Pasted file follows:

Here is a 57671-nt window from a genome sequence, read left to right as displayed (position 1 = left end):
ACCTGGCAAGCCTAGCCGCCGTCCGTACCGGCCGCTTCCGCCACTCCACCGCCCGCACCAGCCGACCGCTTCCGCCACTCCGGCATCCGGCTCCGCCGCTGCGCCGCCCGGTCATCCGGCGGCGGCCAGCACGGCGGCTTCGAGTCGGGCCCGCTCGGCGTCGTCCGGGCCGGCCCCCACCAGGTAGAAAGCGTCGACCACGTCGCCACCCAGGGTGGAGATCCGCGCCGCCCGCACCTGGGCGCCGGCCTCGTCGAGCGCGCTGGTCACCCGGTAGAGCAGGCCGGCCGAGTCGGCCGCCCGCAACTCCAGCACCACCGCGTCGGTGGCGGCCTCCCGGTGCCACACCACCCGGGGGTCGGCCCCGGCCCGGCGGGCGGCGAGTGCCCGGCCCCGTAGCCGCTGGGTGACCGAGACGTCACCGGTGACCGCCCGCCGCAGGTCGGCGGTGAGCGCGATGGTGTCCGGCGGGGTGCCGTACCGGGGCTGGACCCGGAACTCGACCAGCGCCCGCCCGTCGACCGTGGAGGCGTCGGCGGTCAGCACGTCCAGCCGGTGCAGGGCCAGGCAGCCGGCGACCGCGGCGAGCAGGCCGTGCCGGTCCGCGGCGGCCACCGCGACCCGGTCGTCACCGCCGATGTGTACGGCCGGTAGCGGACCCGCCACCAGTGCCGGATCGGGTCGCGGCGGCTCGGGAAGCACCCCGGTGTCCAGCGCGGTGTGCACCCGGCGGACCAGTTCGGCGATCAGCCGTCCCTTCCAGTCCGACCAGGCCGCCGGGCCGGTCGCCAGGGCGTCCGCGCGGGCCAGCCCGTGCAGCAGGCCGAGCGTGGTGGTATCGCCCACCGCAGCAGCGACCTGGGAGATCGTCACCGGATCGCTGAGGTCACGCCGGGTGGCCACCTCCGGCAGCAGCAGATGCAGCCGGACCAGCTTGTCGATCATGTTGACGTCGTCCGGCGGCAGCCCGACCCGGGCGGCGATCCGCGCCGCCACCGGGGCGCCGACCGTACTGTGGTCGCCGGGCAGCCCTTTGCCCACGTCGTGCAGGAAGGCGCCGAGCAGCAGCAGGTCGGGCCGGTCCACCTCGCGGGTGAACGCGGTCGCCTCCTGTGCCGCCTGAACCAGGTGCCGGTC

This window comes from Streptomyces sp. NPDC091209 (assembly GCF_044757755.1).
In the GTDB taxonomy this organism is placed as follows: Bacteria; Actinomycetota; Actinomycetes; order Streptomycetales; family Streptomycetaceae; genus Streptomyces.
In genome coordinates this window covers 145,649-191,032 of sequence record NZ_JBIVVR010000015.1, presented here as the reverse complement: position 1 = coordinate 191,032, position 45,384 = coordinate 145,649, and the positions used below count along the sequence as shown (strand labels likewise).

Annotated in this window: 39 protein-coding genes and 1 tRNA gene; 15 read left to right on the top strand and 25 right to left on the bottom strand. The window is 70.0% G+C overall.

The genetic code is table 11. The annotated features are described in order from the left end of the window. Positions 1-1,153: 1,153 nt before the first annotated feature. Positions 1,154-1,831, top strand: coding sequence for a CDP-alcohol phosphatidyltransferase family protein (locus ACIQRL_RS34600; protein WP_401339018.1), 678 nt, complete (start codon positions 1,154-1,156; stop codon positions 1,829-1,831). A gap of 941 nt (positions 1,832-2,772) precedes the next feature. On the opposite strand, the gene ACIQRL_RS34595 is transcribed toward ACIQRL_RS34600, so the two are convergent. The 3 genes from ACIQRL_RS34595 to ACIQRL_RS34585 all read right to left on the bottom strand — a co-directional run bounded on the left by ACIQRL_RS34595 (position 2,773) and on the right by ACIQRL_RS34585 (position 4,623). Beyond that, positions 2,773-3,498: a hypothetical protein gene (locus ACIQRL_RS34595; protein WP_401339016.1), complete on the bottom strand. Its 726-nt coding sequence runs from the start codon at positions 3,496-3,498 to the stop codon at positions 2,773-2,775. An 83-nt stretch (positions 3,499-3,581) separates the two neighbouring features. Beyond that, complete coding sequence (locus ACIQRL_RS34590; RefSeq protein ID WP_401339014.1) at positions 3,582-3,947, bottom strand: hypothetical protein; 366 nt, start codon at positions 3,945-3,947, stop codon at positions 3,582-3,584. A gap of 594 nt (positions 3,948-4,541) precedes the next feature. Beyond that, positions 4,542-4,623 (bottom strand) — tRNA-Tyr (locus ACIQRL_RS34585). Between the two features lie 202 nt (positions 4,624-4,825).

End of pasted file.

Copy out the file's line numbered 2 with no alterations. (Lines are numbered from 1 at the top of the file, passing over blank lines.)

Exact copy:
ACCTGGCAAGCCTAGCCGCCGTCCGTACCGGCCGCTTCCGCCACTCCACCGCCCGCACCAGCCGACCGCTTCCGCCACTCCGGCATCCGGCTCCGCCGCTGCGCCGCCCGGTCATCCGGCGGCGGCCAGCACGGCGGCTTCGAGTCGGGCCCGCTCGGCGTCGTCCGGGCCGGCCCCCACCAGGTAGAAAGCGTCGACCACGTCGCCACCCAGGGTGGAGATCCGCGCCGCCCGCACCTGGGCGCCGGCCTCGTCGAGCGCGCTGGTCACCCGGTAGAGCAGGCCGGCCGAGTCGGCCGCCCGCAACTCCAGCACCACCGCGTCGGTGGCGGCCTCCCGGTGCCACACCACCCGGGGGTCGGCCCCGGCCCGGCGGGCGGCGAGTGCCCGGCCCCGTAGCCGCTGGGTGACCGAGACGTCACCGGTGACCGCCCGCCGCAGGTCGGCGGTGAGCGCGATGGTGTCCGGCGGGGTGCCGTACCGGGGCTGGACCCGGAACTCGACCAGCGCCCGCCCGTCGACCGTGGAGGCGTCGGCGGTCAGCACGTCCAGCCGGTGCAGGGCCAGGCAGCCGGCGACCGCGGCGAGCAGGCCGTGCCGGTCCGCGGCGGCCACCGCGACCCGGTCGTCACCGCCGATGTGTACGGCCGGTAGCGGACCCGCCACCAGTGCCGGATCGGGTCGCGGCGGCTCGGGAAGCACCCCGGTGTCCAGCGCGGTGTGCACCCGGCGGACCAGTTCGGCGATCAGCCGTCCCTTCCAGTCCGACCAGGCCGCCGGGCCGGTCGCCAGGGCGTCCGCGCGGGCCAGCCCGTGCAGCAGGCCGAGCGTGGTGGTATCGCCCACCGCAGCAGCGACCTGGGAGATCGTCACCGGATCGCTGAGGTCACGCCGGGTGGCCACCTCCGGCAGCAGCAGATGCAGCCGGACCAGCTTGTCGATCATGTTGACGTCGTCCGGCGGCAGCCCGACCCGGGCGGCGATCCGCGCCGCCACCGGGGCGCCGACCGTACTGTGGTCGCCGGGCAGCCCTTTGCCCACGTCGTGCAGGAAGGCGCCGAGCAGCAGCAGGTCGGGCCGGTCCACCTCGCGGGTGAACGCGGTCGCCTCCTGTGCCGCCTGAACCAGGTGCCGGTC